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Slow windows - and I've tried about everything

Alias

Member
Windows 8.1 ver 6.2

I've read proposed solutions here and on the web. No luck. Here is what I know.
After reboot, W8 runs pretty well. As the days go on, it gets exceedingly slow. (NOTE: all time given were actually timed)
Browser (Firefox, IE, Chrome) can take 5-6 minutes to complete an update when I hit F5. I get a LOT of "No Response." I've tried running browsers with Add-ins disabled and removing cookies.
EM Client will take 3 minutes to change from email to calendar.
Word takes 2 minutes to open.
Eventually, the keyboard will take 30 sec to 1 min from hitting a letter key to it's appearing on the screen.
CTRL-ALT-DEL takes 2 minutes to display.

I've tried emptying Recycle Bin, removing unused apps, checking Task Manager for memory hogging apps, memory uses 2.9 of 3.7GB, disabling/removing Avast, emptying browser history, ran anti-virus, searched for malware. I've read great debates about registry cleaners and, thus, haven't tried one. I haven't removed/reinstalled W8. Any further tests/tips would be appreciated.
 

My Computer

System One

  • OS
    Windows 8
    Computer type
    PC/Desktop
    System Manufacturer/Model
    HP
    Country Flag
    USA
    State/Region Flag
    us west virginia

Brink

Administrator
Administrator
mvp

My Computer

System One

  • OS
    64-bit Windows 10
    Name
    Shawn Brink
    Computer type
    PC/Desktop
    System Manufacturer/Model
    Custom self built
    CPU
    Intel i7-8700K OC'd to 5 GHz
    Motherboard
    ASUS ROG Maximus XI Formula Z390
    Memory
    16 GB (8GBx2) G.SKILL TridentZ DDR4 3200 MHz
    Graphics Card(s)
    ASUS ROG-STRIX-GTX1080TI-O11G-GAMING
    Sound Card
    Integrated Digital Audio (S/PDIF)
    Monitor(s) Displays
    3 x 27" Asus VE278Q
    Screen Resolution
    1920x1080
    Hard Drives
    1TB Samsung 970 EVO Plus M.2,
    250GB Samsung 960 EVO M.2,
    6TB WD Black WD6001FZWX
    8TB WD MyCloudEX2Ultra NAS
    PSU
    OCZ Series Gold OCZZ1000M 1000W
    Case
    Thermaltake Core P3
    Cooling
    Corsair Hydro H115i
    Keyboard
    Logitech wireless K800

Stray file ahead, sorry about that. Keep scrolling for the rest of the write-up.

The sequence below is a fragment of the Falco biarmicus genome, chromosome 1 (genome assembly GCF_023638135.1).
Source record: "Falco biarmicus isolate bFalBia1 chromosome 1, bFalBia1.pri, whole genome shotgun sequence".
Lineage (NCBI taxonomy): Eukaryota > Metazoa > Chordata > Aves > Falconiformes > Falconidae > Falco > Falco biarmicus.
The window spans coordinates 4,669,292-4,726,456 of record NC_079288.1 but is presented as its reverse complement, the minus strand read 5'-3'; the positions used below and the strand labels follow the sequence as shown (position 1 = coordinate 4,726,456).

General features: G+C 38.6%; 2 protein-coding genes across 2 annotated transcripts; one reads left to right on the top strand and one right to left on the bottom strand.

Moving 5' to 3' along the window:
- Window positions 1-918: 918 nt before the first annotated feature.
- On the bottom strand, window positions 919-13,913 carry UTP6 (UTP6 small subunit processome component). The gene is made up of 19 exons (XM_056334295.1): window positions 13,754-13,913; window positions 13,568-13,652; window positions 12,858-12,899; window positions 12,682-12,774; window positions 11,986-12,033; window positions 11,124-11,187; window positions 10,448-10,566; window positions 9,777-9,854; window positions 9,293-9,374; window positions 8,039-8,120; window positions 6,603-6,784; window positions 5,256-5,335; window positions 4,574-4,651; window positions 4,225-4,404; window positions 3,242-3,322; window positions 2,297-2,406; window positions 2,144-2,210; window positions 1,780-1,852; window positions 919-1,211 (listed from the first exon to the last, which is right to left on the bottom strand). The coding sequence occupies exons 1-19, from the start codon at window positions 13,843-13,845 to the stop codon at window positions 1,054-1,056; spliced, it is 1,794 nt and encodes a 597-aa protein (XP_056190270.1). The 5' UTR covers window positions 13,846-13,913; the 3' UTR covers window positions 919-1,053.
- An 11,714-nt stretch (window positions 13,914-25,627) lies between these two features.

Mouse
    Logitech MX Master
    Internet Speed
    1 Gb/s Download and 35 Mb/s Upload
    Browser
    Internet Explorer 11
    Antivirus
    Malwarebyte Anti-Malware Premium
    Other Info
    Logitech Z625 speaker system,
    Logitech BRIO 4K Pro webcam,
    HP Color LaserJet Pro MFP M477fdn,
    Linksys EA9500 router,
    Arris SB8200 cable modem,
    APC SMART-UPS RT 1000 XL - SURT1000XLI,
    Lumia 1520 phone
    State/Region Flag
    us oklahoma

wiganken

Member
Member
Have you tried running "sfc /scannow" (without the quote marks) inside a command window? This will find and try to fix system files which may be corrupt.
They may have become corrupt due to a failing hard disk so also run "chkdsk /f C:" (without the quote marks) inside a command window. This will identify and fix disk problems but if your hard vdisk is on its way out then the fix will only be temporary because file corruption will continue to occur.
 

My Computer

System One

  • OS
    Windows 8.1 64 bit
    Computer type
    PC/Desktop

mrjimphelps

"Phelps Helps"
Try this: Run MSCONFIG. Go to the Services tab. Check the box which says "Hide all Microsoft services." Now select all items and click Disable then Apply. Now reboot the computer.

I suspect that your computer will run faster once you have done the above. If I am right, then that means that one (or more) of the non-Microsoft services was the culprit. You now have a choice: (1) Leave them all disabled, or (2) Re-enable all that you can without slowing down the computer.

Some of these non-Microsoft services are performing important functions, such as anti-virus monitoring. You definitely want to re-enable them. However, some of them are quite useless and can stay disabled. And one (or more) of them are slowing down the computer.

To re-enable them, go back into MSCONFIG, and go to the Services tab. Hide all Microsoft services. Now enable a service that looks important, or one that looks harmless. Click Apply, then reboot the computer. See how things go when you are back in Windows. If all is well, then you can leave that one enabled. Keep going into MSCONFIG and re-enabling one at a time, rebooting after each re-enable, until you find the culprit. Keep that one disabled, and make note of which one it was for future reference.
 

My Computer

System One

  • OS
    Linux Mint 18.2 xfce 64-bit (host OS) / Windows 8.1 Pro 32-bit (virtual machine)
    Computer type
    PC/Desktop
    System Manufacturer/Model
    Dell Inspiron 3847
    CPU
    Haswell
    Memory
    12 GB
    Monitor(s) Displays
    Acer 23"
    Screen Resolution
    1920 x 1080
    Hard Drives
    Two hard drives, 1TB each: One for Linux, one for my data.
    Occupation
    IT Professional
    Keyboard
    IBM Model M
    Browser
    Firefox, Opera, Internet Explorer
    Antivirus
    Sophos (Linux), Windows Defender (Windows)
    Other Info
    I use Samba to share my data drive with the other computers at my house.
    Country Flag
    USA

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